Revision can be a difficult process for many writers—kids and adults alike! As writers, we both know how difficult it is to come up with a topic, get our ideas down on paper, think about how to communicate what we are really trying to say, and then revise the piece to make it clear and engaging. Professionally, we tend to write in tandem. We typically begin by talking through an idea and generating thoughts. Then one of us takes a crack at the first draft. The other person reads it and gives suggestions for revisions. The revisions can go back and forth several times between us before the draft is complete.
When we think about the writers we encounter who struggle with encoding, handwriting, processing, and organization, we cannot help but think about how difficult the process of revision must be for them. Unlike struggling students, we do not have to think about how to get words on the page, yet the process of writing and revising is still hard for us. How must it feel for our students who have difficulty with even the most basic elements of writing?
Struggling writers have wonderful stories to tell, yet they often see themselves as poor writers. They cannot find a way to get their ideas down on paper in a manner that makes sense. They cannot demonstrate what they know to their readers. They end many workshops feeling frustrated and defeated by the writing process. We have been thinking about them a lot, and have discovered some techniques that help students who struggle get their ideas down on paper and revise their writing.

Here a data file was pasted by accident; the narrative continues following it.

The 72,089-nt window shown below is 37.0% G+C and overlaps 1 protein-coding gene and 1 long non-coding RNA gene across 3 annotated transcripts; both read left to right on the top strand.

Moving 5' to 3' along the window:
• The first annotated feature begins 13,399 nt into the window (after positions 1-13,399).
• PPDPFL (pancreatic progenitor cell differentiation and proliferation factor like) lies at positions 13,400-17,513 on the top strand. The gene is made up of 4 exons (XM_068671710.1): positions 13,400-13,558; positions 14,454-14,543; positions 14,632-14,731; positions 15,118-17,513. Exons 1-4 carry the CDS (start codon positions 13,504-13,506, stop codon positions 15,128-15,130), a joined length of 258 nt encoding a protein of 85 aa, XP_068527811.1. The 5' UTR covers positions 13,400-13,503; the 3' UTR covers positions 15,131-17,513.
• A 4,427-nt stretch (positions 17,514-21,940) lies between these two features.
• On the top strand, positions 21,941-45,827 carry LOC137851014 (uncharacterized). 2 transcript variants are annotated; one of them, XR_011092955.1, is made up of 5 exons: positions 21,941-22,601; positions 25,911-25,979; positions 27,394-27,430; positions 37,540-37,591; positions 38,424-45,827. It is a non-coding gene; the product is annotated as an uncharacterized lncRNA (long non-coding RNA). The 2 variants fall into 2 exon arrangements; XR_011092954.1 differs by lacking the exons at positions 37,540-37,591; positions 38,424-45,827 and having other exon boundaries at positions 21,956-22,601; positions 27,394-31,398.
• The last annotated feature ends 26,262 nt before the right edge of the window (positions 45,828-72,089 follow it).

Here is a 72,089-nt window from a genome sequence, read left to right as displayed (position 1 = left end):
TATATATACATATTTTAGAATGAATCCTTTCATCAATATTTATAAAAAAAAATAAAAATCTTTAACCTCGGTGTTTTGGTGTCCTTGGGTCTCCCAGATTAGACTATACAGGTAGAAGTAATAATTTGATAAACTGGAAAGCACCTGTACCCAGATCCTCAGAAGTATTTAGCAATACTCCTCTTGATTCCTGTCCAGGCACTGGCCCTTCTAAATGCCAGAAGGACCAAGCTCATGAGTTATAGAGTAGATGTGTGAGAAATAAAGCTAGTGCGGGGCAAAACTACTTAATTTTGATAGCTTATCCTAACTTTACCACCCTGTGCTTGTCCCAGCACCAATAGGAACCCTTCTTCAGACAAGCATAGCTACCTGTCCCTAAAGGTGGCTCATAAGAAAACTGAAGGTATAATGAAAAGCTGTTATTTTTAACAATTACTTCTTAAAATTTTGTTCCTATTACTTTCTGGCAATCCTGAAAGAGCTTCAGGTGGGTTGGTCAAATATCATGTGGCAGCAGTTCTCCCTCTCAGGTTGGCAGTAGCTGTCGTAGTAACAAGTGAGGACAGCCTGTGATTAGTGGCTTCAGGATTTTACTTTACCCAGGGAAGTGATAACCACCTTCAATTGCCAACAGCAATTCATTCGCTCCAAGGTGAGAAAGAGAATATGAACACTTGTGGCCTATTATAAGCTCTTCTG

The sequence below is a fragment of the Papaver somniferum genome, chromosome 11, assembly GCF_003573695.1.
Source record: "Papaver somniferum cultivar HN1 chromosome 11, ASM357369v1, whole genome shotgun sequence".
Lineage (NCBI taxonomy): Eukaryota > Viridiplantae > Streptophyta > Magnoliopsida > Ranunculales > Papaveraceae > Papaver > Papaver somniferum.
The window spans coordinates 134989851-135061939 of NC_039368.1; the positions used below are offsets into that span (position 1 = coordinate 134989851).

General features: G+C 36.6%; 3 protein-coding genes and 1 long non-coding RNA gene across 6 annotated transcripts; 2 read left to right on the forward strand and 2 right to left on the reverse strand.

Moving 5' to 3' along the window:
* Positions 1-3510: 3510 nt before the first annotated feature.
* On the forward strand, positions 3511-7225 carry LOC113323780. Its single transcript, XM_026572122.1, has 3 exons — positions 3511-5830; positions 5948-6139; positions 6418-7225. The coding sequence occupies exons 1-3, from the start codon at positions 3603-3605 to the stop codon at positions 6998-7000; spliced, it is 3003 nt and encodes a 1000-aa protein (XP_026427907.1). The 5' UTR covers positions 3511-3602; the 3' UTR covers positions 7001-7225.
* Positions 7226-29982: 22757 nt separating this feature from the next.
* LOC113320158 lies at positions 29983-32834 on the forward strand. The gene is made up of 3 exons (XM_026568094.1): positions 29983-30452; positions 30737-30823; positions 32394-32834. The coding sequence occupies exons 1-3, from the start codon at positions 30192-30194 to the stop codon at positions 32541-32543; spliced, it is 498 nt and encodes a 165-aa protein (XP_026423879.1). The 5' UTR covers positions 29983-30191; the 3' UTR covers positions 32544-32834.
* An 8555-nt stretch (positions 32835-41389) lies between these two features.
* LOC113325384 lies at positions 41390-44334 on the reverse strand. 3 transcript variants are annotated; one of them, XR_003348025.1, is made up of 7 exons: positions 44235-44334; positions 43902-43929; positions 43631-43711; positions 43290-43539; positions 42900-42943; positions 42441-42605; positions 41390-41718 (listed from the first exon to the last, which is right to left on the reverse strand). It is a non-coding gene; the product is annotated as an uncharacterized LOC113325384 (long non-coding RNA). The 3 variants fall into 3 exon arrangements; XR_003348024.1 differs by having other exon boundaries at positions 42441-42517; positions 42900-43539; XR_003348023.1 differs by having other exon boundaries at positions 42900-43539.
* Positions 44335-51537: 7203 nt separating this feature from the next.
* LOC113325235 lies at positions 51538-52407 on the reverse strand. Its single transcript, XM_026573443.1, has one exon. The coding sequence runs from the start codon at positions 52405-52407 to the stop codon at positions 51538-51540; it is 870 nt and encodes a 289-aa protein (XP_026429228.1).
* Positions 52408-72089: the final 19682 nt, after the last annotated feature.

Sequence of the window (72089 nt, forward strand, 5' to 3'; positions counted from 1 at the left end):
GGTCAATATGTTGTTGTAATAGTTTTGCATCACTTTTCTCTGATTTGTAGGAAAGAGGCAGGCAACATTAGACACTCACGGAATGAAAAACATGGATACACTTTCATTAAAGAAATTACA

Strategy 1: Talk It Out First
When we give students time to talk through their piece several times before they actually begin writing, they have an easier time getting their thoughts on paper in an organized fashion. The verbal rehearsal of ideas allows them to solidify what they want to say and clarify the sequence of their pieces. We find that most of these students will even begin revising during this verbal process. Typically, students begin by telling their story to a partner; they then confer with a teacher and tell the story again, and finally, they tell the story to another partner. Once students sit down to write, they know their stories well, so they can focus more on getting their ideas on paper. Releasing them from spending excessive effort thinking about the content gives them the capacity to focus on processing and encoding.
The other benefit to the verbal rehearsal is that now several people know the writer’s intent for his story. If the writer has difficulty remembering what comes next in his story or is getting off track, his partners can remind him what he planned and question why he is changing the story. This helps the writer stay on track and bring clarity to his writing.
Strategy 2: Keywords on Sticky Notes